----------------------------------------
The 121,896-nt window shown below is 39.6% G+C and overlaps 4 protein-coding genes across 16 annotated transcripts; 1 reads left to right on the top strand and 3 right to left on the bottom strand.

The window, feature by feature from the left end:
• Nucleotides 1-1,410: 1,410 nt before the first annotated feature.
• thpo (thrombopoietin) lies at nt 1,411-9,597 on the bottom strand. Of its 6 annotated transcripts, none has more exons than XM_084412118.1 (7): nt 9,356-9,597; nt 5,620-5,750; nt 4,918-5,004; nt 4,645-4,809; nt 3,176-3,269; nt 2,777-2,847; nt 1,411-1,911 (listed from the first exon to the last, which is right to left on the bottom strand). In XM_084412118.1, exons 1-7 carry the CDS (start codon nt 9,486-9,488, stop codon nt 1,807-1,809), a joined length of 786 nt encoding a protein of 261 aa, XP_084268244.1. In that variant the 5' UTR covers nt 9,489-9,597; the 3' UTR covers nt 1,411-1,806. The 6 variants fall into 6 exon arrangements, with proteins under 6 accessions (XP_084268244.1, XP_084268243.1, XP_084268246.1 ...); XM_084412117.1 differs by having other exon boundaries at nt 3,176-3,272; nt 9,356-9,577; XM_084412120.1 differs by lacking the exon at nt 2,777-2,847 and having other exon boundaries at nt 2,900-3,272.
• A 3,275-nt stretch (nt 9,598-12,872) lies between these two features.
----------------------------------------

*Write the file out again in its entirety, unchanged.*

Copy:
The 121,896-nt window shown below is 39.6% G+C and overlaps 4 protein-coding genes across 16 annotated transcripts; 1 reads left to right on the top strand and 3 right to left on the bottom strand.

The window, feature by feature from the left end:
• Nucleotides 1-1,410: 1,410 nt before the first annotated feature.
• thpo (thrombopoietin) lies at nt 1,411-9,597 on the bottom strand. Of its 6 annotated transcripts, none has more exons than XM_084412118.1 (7): nt 9,356-9,597; nt 5,620-5,750; nt 4,918-5,004; nt 4,645-4,809; nt 3,176-3,269; nt 2,777-2,847; nt 1,411-1,911 (listed from the first exon to the last, which is right to left on the bottom strand). In XM_084412118.1, exons 1-7 carry the CDS (start codon nt 9,486-9,488, stop codon nt 1,807-1,809), a joined length of 786 nt encoding a protein of 261 aa, XP_084268244.1. In that variant the 5' UTR covers nt 9,489-9,597; the 3' UTR covers nt 1,411-1,806. The 6 variants fall into 6 exon arrangements, with proteins under 6 accessions (XP_084268244.1, XP_084268243.1, XP_084268246.1 ...); XM_084412117.1 differs by having other exon boundaries at nt 3,176-3,272; nt 9,356-9,577; XM_084412120.1 differs by lacking the exon at nt 2,777-2,847 and having other exon boundaries at nt 2,900-3,272.
• A 3,275-nt stretch (nt 9,598-12,872) lies between these two features.